Se­condly, the Mid­dle East – again most no­tably the UAE and Saudi Ara­bia – has a young, dy­namic, highly ed­u­cated and fast grow­ing pop­u­la­tion. This sec­tion of the pop­u­la­tion is ex­tremely ea­ger to utilise new dig­i­tal tech­nolo­gies and is very ac­tive on cur­rent dig­i­tal and so­cial plat­forms. There is a clear trend in the de­creased us­age of tra­di­tional pay­ment meth­ods, such as cash and cheque, and grow­ing adop­tion of eWal­let us­age across the retail sec­tor.

Thirdly, the re­gion has an in­ter­est­ing com­bi­na­tion of pop­u­la­tion seg­ments, each bring­ing their own needs. Each pop­u­la­tion seg­ment is ac­tive and en­gaged in dig­i­tal, pro­vid­ing an op­por­tu­nity for growth and in­no­va­tion, and for a strong pivot to more dig­i­tal tech­nolo­gies.

And lastly, the new Frame­work for Stored Val­ues and Elec­tronic Pay­ment

Sys­tems of the UAE will open the mar­ket to FinTechs and in­no­va­tion. It is ex­pected that banks will use dif­fer­ent mod­els for dif­fer­ent cus­tomer seg­ments, on­line bank­ing chan­nels for the older gen­er­a­tion, older mil­len­ni­als us­ing bank based apps, and younger gen­er­a­tions us­ing chat type apps. The fu­ture of bank­ing must care­fully nav­i­gate the needs of each seg­ment and in­cor­po­rate dig­i­tal ac­cord­ingly. Th­ese fac­tors will play a key part in defin­ing and de­vel­op­ing the bank of the fu­ture.

The near fu­ture

This drive to­wards con­stant in­no­va­tion and dig­i­tal­i­sa­tion of the bank­ing process does not sig­nal the end of brick and mor­tar in­sti­tu­tions.

One ex­am­ple where the re­gion is al­ready ac­cel­er­at­ing its in­no­va­tion in­ten­tion is in blockchain. It is al­ready in full play in Dubai where a pub­lic ser­vices blockchain mi­gra­tion plan un­til 2020 is al­ready de­fined. How­ever, there are still many op­por­tu­ni­ties for its additional us­age in ar­eas where Saudi Ara­bia and the UAE can be the pioneers and fron­trun­ners, such as land registry and hous­ing pur­chases, var­i­ous types of loans, trade fi­nance and other trade trans­ac­tional ac­tiv­i­ties.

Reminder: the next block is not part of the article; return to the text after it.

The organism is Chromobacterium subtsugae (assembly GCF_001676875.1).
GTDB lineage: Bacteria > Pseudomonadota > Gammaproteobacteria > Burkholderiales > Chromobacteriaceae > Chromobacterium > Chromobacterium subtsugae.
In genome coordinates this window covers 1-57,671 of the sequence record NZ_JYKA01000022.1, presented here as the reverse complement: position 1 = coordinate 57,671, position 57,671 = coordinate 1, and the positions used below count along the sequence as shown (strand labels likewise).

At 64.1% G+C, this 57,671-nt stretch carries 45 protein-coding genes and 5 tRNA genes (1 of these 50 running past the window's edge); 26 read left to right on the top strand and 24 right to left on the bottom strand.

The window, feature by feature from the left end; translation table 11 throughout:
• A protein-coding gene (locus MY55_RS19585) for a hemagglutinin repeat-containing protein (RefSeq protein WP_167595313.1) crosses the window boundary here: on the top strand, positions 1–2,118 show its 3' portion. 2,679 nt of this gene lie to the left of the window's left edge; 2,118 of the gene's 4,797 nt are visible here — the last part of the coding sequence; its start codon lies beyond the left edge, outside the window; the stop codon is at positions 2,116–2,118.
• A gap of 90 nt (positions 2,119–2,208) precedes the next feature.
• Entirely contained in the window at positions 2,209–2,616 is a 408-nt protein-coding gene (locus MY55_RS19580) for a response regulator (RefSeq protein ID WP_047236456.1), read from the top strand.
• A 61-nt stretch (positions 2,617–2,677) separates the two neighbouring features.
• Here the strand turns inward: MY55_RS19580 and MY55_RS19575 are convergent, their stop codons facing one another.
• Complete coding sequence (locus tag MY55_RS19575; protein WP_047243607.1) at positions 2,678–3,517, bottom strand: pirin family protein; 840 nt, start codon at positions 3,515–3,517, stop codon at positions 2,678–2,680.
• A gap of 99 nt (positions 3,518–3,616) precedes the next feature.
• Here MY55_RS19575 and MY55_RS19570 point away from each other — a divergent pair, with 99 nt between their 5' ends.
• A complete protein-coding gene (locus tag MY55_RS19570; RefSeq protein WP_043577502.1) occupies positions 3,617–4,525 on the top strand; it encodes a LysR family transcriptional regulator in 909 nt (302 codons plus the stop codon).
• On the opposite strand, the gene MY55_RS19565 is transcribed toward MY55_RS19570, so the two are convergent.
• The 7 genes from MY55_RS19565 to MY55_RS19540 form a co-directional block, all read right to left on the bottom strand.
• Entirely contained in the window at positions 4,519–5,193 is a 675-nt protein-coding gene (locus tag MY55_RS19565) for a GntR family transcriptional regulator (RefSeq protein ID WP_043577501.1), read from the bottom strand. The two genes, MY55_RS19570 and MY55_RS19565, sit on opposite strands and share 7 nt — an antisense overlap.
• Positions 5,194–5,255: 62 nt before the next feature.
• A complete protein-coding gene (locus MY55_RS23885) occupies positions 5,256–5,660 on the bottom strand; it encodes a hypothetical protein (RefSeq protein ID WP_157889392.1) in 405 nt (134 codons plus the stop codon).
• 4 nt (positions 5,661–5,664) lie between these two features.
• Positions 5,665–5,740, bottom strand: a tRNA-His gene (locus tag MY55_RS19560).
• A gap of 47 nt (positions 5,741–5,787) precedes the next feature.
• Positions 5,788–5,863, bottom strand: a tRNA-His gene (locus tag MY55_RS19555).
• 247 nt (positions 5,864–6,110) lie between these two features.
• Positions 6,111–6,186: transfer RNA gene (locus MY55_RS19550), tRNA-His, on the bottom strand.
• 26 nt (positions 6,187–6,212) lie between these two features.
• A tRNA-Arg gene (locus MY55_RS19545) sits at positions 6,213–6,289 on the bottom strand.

With the pace of change and in­no­va­tion rac­ing ahead, and new vari­ables com­ing into play, along with the need for con­stant in­no­va­tion and im­prove­ment, banks in the Mid­dle East need to stay in the mar­ket and at the same time de­velop as play­ers with­out dis­rup­tion to cus­tomers at the front-end.

Ac­cen­ture has de­vel­oped a two speed bank­ing trans­for­ma­tional road map of ‘ be dig­i­tal’ and ‘go dig­i­tal’, which in­cor­po­rates the dif­fer­ent com­po­nents of the bank of the fu­ture and cre­ates a re­li­able tem­plate for long-term tran­si­tion­ing, with room for ma­noeu­vre when new op­por­tu­ni­ties and chal­lenges arise each day.

In the next two years, the Mid­dle East will leapfrog into the dig­i­tal age by adapt­ing the best dig­i­tal tech­nolo­gies from around the world and im­ple­ment­ing them suc­cess­fully and con­struc­tively in the lo­cal mar­ket. For banks to be best placed to meet the needs of the chang­ing mar­ket, they need to be in­no­va­tive and ready for change, they must act in the mo­ment and look to the fu­ture.